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In Bergün you can get off the train and visit the Railway Museum or decide to first admire the Albula Viaduct and descend right before the  Albula Tunnel in Preda.  The actual tunnel is going to be replaced by a new one in 2021, but will still be functioning as escape tunnel for the new one. – You want to find out more about the construction of the tunnel at the Albula Tunnel Infoarena in Preda: “packed with all manner of exhibits and facts in German and English worth knowing about geology, tunnel technology, logistics and other exciting subjects involving the region and its very own railway. Fun items such as a virtual footplate ride and children’s slides and climbing frames complete the list of attractions on offer.” – You can take a 90 minutes tour to discover all about the tunnel and the railway (I advise to book beforehand, especially in the weekends as the number of participants is limited!). Younger visitors will be delighted by the presence of Kobali the Mole, with an adventurous expedition through the construction site, „virtual blasting” and a surprise included!

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We ended our journey in St. Moritz, the cradle of winter sports and where will take place the 2017 World Ski Championships.

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The Bernina Express continues to Tirano through the amazing landscape up to Pontresina and Bernina – with the highest point at 2253m Ospizio Bernina) – before descending towards Poschiavo and Tirano. – We didn’t have that much time the other day, so we’ll have to return next year to complete our tour.

If you want to find out more about this route, visit the Rhaetian Railway site.

Acquacalda, Switzerland, 2-Day Hike to the Mountain Hotel

On our way to the west mountains surrounding Olivone, (one of the smaller towns in the Italian speaking part of Switzerland), my dad and I trudged up through the hills close to the place my mum dropped us off.

Karte Gemeinde Olivone

Karte Gemeinde Olivone (Photo credit: Wikipedia)

Since tackling the whole 15km way to Acquacalda would be very tiring, my mum offered to drive us to a village which was ideally scattered on the side of a mountain surrounding Olivone.

The hills we walked up through reminded me strongly of the cosy Hobbit holes dug in the side of a grassy green hill. As we finally emerged from the hillside of the small village, we were, or I was, not pleased to see a winding path leading steeply up through dense woods.

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Although the ascent was tiring, we made it and made ourselves comfortable in the mini restaurant of the next village named .

I drank a quick bottle of Rivella (a very famous Swiss beverage) and went off again, the map indicating that there were some steep paths ahead. The worst was not over yet.

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When we finally emerged from the woods surrounding Acquacalda, we were both sweating, our clothes sticky and wet. The last slope up the hill of the Mountain Hotel was tiring and the first thing we did was to sit by a nearby stream and ate lunch.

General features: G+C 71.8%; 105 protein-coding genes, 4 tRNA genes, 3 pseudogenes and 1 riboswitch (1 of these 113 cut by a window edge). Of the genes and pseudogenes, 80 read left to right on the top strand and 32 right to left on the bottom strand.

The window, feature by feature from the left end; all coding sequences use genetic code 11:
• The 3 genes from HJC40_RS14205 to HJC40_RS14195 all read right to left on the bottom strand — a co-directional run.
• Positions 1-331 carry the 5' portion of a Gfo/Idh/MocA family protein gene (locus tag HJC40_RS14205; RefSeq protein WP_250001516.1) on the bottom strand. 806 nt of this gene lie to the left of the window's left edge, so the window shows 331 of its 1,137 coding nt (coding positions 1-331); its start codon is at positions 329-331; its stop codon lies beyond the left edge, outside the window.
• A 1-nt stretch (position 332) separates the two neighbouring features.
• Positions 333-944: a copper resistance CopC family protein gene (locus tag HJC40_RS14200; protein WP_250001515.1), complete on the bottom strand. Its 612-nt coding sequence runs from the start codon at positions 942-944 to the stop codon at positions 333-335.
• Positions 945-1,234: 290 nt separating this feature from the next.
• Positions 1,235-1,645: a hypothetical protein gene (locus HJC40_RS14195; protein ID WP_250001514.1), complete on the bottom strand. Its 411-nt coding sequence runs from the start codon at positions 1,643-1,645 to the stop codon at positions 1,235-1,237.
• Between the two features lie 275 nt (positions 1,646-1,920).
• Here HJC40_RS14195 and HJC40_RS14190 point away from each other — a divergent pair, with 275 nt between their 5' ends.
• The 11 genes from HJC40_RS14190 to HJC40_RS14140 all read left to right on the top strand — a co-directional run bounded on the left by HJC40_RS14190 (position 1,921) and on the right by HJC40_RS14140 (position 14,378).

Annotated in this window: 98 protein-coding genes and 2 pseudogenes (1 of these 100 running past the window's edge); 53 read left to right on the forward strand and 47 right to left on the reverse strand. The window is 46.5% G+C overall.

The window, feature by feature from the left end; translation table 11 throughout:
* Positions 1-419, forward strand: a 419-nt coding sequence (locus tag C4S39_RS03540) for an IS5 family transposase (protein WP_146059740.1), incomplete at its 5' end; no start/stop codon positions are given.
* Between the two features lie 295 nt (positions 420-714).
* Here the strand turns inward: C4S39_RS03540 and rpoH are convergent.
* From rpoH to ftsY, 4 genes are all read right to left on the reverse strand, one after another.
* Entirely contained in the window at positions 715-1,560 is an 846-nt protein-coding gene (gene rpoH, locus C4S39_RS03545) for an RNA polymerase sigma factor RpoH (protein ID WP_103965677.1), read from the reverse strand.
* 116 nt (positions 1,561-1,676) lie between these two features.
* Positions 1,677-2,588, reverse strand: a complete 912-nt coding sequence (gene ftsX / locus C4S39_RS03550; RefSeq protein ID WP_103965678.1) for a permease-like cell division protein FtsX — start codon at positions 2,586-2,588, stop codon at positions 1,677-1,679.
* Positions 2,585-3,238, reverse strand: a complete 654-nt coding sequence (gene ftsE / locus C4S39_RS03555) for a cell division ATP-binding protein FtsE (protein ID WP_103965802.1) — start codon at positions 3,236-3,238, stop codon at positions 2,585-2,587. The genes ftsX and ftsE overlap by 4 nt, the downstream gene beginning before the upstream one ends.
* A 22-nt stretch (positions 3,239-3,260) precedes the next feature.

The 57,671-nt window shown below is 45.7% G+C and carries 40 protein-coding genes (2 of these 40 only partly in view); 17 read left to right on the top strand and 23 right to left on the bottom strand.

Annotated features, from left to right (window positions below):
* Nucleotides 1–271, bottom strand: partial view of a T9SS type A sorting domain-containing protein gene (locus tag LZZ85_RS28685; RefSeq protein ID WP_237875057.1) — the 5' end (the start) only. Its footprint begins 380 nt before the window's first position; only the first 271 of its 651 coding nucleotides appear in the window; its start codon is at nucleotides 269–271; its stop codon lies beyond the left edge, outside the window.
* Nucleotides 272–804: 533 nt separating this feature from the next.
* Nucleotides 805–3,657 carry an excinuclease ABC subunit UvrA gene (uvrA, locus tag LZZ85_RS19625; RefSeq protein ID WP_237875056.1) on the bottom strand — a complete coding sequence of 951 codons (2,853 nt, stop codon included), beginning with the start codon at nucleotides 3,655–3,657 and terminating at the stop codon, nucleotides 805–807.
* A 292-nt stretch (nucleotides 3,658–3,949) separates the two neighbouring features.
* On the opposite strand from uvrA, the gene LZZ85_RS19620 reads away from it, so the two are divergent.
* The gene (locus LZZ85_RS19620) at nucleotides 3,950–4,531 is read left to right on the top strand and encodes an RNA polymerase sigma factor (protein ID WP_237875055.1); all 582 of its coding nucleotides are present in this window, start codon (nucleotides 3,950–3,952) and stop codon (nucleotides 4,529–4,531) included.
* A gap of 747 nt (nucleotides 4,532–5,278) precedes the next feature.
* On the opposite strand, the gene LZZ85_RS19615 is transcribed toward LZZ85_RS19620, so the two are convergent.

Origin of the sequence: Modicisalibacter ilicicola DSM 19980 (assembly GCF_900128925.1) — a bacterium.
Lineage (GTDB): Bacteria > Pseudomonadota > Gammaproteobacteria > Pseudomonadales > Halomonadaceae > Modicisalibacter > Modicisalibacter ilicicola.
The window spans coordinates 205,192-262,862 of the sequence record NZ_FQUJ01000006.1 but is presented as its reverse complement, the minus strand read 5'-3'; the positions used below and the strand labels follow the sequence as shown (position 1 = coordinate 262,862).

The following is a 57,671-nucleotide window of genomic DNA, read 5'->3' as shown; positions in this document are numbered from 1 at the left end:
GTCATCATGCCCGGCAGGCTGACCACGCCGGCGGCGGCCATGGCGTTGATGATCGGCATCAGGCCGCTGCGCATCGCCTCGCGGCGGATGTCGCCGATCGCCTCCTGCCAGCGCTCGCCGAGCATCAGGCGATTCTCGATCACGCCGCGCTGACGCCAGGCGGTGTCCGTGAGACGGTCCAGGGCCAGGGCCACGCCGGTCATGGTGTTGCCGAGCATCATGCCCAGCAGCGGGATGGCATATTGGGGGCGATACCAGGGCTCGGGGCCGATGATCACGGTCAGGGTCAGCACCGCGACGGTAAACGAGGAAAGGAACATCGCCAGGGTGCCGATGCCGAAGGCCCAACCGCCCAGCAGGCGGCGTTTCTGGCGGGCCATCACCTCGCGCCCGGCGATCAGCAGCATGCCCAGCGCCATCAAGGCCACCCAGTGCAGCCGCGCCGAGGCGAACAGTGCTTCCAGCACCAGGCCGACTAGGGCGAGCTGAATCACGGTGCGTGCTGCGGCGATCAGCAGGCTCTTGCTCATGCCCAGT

The hotel rooms were surprisingly cosy and well furnished as we went to sleep, our bellies full with homemade pasta.

The next day was less tiring and we made a short ascent up a small mountain, the remaining hike being just a flat landscape with a steep descent at the end. However, it wasn’t the steepness that irritated me that much. It was the flies… Only in the fields, I could already count nineteen hitch-hiking flies clinging onto our T-shirts…

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The last route down was also tiring because it was riddled with serpentine bends, making your feet numb and sore. We eventually arrived in Olivone before lunch and surprised everyone by turning up so early.

 by Francesco Limacher

Hiking in Ticino (Southern Switzerland)

Map of Ticino districts.

Map of Ticino districts. (Photo credit: Wikipedia)

The southernmost canton of Switzerland is Ticino. It has 8 districts and borders the Canton of Uri (to the north), Valais (to the west), Graubünden (to the northeast) and Italy’s regions of Piedmont and Lombardy to the south (and it has a small Italian exclave, Campione d’Italia).

In Ticino, named after the Ticino river, which flows through it from the Nufenen Pass to Lago Maggiore. Italian is the official language (like in southern sections of Graubünden).

Tisino is split geographically in two parts by the Monte Ceneri pass. The Sopraceneri – in the north – is formed by two major Swiss valleys around Lago aggiore: Valle del Ticino and Valle Maggia. The region around the Lago di Lugano is the southern part, also called Sottoceneri.

Its nickname “Sonnenstube der Schweizcomes from the 2,300 sunshine hours the canton receives every year, compared to 1,700 for Zurich. But Ticino is also “prone to fierce storms and has the highest level of lightning discharge in the whole of Europe”.

If you are interested in hiking in Ticino, Ti-Sentieri is a very good site to plan your journey.

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You can choose to start by one of the valleys, choose an intinerary and check the huts (capanne). On the site Capanneti.ch you can have a look at the different huts available.

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Make sure that before your first hike you gather all the information you need, by visiting Ticino-Sentieri , where you can find emergency numbers, the kind of roadsigns you’ll find on your path (segnaletica), the rules of conduct (regole comportamentali), and what to do before you start your hike.